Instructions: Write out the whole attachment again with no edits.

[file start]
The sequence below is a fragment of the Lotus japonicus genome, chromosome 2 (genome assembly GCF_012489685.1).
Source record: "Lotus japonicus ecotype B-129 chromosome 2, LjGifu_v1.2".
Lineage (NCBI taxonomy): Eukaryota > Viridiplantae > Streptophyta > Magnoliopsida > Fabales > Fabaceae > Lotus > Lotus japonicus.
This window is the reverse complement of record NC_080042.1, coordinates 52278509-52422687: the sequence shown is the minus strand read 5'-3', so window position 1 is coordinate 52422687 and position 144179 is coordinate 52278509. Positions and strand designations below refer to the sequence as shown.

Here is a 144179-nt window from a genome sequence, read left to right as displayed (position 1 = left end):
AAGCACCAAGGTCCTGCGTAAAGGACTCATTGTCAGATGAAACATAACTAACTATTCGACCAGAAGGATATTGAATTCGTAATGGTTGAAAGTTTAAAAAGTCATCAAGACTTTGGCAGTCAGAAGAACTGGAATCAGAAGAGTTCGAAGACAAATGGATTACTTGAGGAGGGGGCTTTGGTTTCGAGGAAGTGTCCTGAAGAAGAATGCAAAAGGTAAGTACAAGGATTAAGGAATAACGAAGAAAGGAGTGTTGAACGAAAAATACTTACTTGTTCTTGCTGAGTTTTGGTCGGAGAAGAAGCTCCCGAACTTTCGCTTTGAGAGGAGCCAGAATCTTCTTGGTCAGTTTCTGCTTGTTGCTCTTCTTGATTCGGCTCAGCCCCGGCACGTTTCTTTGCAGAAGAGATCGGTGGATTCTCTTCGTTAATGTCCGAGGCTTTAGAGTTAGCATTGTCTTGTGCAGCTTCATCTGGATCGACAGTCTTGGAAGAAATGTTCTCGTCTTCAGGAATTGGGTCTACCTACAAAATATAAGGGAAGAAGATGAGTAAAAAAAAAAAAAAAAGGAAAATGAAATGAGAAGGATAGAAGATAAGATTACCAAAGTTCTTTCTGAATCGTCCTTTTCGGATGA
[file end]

The sequence below is a fragment of the Lotus japonicus genome, chromosome 2 (genome assembly GCF_012489685.1).
Source record: "Lotus japonicus ecotype B-129 chromosome 2, LjGifu_v1.2".
Lineage (NCBI taxonomy): Eukaryota > Viridiplantae > Streptophyta > Magnoliopsida > Fabales > Fabaceae > Lotus > Lotus japonicus.
This window is the reverse complement of record NC_080042.1, coordinates 52278509-52422687: the sequence shown is the minus strand read 5'-3', so window position 1 is coordinate 52422687 and position 144179 is coordinate 52278509. Positions and strand designations below refer to the sequence as shown.

Here is a 144179-nt window from a genome sequence, read left to right as displayed (position 1 = left end):
AAGCACCAAGGTCCTGCGTAAAGGACTCATTGTCAGATGAAACATAACTAACTATTCGACCAGAAGGATATTGAATTCGTAATGGTTGAAAGTTTAAAAAGTCATCAAGACTTTGGCAGTCAGAAGAACTGGAATCAGAAGAGTTCGAAGACAAATGGATTACTTGAGGAGGGGGCTTTGGTTTCGAGGAAGTGTCCTGAAGAAGAATGCAAAAGGTAAGTACAAGGATTAAGGAATAACGAAGAAAGGAGTGTTGAACGAAAAATACTTACTTGTTCTTGCTGAGTTTTGGTCGGAGAAGAAGCTCCCGAACTTTCGCTTTGAGAGGAGCCAGAATCTTCTTGGTCAGTTTCTGCTTGTTGCTCTTCTTGATTCGGCTCAGCCCCGGCACGTTTCTTTGCAGAAGAGATCGGTGGATTCTCTTCGTTAATGTCCGAGGCTTTAGAGTTAGCATTGTCTTGTGCAGCTTCATCTGGATCGACAGTCTTGGAAGAAATGTTCTCGTCTTCAGGAATTGGGTCTACCTACAAAATATAAGGGAAGAAGATGAGTAAAAAAAAAAAAAAAAGGAAAATGAAATGAGAAGGATAGAAGATAAGATTACCAAAGTTCTTTCTGAATCGTCCTTTTCGGATGA